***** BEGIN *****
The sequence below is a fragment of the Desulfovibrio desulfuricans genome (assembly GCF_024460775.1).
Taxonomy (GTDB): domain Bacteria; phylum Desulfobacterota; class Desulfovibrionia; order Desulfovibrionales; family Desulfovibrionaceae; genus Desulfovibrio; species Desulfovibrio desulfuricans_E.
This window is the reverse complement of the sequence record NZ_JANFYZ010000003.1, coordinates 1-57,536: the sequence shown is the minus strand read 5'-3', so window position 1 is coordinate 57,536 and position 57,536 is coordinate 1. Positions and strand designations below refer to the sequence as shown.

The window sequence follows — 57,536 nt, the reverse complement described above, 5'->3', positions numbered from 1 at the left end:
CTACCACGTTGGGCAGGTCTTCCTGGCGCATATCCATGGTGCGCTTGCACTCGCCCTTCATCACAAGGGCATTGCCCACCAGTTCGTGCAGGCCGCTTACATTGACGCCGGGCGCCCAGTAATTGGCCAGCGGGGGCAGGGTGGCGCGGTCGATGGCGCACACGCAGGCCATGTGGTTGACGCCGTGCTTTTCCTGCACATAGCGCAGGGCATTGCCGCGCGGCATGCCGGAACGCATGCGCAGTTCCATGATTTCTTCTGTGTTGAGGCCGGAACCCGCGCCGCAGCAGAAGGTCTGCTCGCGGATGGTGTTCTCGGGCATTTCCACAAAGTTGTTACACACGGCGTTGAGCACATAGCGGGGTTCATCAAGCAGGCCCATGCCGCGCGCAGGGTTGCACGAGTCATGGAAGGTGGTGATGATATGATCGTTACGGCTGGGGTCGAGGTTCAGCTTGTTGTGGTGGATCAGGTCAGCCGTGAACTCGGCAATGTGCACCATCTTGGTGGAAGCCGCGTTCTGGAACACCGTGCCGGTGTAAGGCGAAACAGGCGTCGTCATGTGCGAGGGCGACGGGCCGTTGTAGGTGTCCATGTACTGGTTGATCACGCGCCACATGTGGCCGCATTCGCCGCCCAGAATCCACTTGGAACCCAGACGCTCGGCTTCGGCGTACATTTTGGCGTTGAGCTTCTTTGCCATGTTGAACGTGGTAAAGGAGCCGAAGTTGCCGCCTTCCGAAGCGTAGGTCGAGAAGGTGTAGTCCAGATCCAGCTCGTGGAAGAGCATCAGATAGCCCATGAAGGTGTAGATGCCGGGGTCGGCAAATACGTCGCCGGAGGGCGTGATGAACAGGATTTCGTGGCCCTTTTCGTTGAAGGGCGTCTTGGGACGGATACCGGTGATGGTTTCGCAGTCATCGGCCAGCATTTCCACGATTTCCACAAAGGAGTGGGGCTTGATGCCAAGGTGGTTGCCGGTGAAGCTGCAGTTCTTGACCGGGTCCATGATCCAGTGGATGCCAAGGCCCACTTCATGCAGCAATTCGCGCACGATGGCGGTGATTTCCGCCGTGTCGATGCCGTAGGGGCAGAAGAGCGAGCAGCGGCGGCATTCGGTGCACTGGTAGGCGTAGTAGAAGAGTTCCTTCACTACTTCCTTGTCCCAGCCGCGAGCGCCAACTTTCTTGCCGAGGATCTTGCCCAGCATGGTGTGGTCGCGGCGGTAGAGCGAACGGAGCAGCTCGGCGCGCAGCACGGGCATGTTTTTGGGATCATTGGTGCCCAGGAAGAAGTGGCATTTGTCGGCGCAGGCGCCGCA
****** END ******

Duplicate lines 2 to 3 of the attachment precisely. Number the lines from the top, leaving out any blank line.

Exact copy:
Taxonomy (GTDB): domain Bacteria; phylum Desulfobacterota; class Desulfovibrionia; order Desulfovibrionales; family Desulfovibrionaceae; genus Desulfovibrio; species Desulfovibrio desulfuricans_E.
This window is the reverse complement of the sequence record NZ_JANFYZ010000003.1, coordinates 1-57,536: the sequence shown is the minus strand read 5'-3', so window position 1 is coordinate 57,536 and position 57,536 is coordinate 1. Positions and strand designations below refer to the sequence as shown.